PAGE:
Special guest stars included Rob McCuen, who looked genuinely surprised to be called to the stage for a duet with Voot (if that was planned, than McCuen's a better actor than I thought) and Steve Whalen, whose absence would have not just been conspicuous, it would have been the source of gossip. But he was there, in his appointed spot at the corner of the stage, and invited up for cowbell and singing and so all is good and well with the world.

There's really not much more to say: the guy so obviously influenced so many great bands in Milwaukee, his combination of trash and heavyness and pro wrestling and pure pop and downright heart touching songs shows up in so much of the underground scene here, that I would go so far as to call his "The Milwaukee Sound." Marriage and fatherhood have obviously been a big part of his slow exit from the scene (hey, we're all getting old, too), but that sound will be here for years to come, and it's one of the reasons I love this scene so much.

the hammerlock
Originally uploaded by V'ron.
And the only person who had even a prayer of even following Voot was Frank Chandek and his Love Medicine (Dr Chow style). Dressed in a T-Shirt and jeans, they delivered a set that Frank didn't have to embellish to be memorable -- Frank can put forth his regular set and hold his own after Voot. Sammy and I ducked into the Uptowner to use the restroom and when we came out, once again, it was raining buckets. "When the hell did this happen?" I asked incredulously. "Just now," somebody on the patio answered, sharing my disbelief. The stage was covered with tarps, and the sun came out almost as quickly. Dr Chow sprung right back into action, and ended their set with a duet with Voot (the pro wrestling tome "Do The Hammerlock!" -- what the hell else could they have done) and right when they were going to strike the stage, the rain struck it for them again. As a result, my drenched husband (and his drenched guitar pedals) called it a night and really regretted not finding Voot to say his goodbyes and wish him well. So Voot, if you're reading this, Brian says hi. And we all say, fondly and sadly, "So long, and thanks for all the trash."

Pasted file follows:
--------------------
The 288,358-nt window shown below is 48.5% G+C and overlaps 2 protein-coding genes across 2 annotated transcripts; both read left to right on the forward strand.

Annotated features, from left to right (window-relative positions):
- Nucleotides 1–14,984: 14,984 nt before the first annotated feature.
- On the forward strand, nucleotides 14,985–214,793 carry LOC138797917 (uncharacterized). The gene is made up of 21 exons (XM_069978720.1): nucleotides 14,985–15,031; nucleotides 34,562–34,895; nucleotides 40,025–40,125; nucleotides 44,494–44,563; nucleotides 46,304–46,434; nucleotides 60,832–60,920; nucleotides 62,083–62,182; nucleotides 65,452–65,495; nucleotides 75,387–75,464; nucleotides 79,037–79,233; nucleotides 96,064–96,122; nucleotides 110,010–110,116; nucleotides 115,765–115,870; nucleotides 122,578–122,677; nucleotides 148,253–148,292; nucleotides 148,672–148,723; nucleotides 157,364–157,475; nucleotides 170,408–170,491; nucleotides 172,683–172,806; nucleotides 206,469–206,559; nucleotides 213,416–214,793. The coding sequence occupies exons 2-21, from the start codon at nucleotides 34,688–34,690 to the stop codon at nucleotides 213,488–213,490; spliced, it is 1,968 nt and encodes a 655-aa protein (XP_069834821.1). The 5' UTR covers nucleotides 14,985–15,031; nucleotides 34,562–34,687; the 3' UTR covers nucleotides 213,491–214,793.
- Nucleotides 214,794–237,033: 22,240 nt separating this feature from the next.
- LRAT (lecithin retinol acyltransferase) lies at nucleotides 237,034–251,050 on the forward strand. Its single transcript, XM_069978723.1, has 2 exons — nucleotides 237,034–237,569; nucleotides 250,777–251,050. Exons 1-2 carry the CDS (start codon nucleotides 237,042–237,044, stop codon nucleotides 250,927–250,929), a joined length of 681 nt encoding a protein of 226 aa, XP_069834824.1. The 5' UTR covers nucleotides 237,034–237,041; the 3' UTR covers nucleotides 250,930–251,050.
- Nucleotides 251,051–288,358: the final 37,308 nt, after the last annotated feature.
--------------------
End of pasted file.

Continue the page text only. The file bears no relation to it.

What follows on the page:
Click here for more photos of the day.

Saturday, September 24, 2011

Another milestone year for Sammy

VMR_0048 by V'ron
Sammy, a photo by V'ron on Flickr.
I'll write about Center Street Daze and Voot's farewell show and more later, but first things first. Today was Sammy's birthday.

This morning as we went to the car to head out to his birthday breakfast, I looked at Sammy and said (as if he needed reminding), "Today's the day. You're eight years old now. You don't need a little kid car seat anymore."

I'm not sure if he or I are more reluctant or more excited about this him growing up thing. On one hand, God help the waitress who brings Sammy's drink in a plastic cup with cartoon characters on the side topped by a lid and straw instead of a regular glass like the big people get. (Actually, God help us. The waitress just has to see the look on his face, like she'd just kicked him in the head.) And his swim trunks are barely staying on, because he insisted he was a Big Boy when ordering them from Lands End, not a Little Boy. He worked hard to test and pass the Camo Belt in Taekwondo just last week, hollering "Yes Sir" whenever the grandmaster addressed him, with all the determination and dicipline of Richard Gere in An Officer and A Gentleman. And with a year of First Grade under his belt, he is no longer a Little Kid.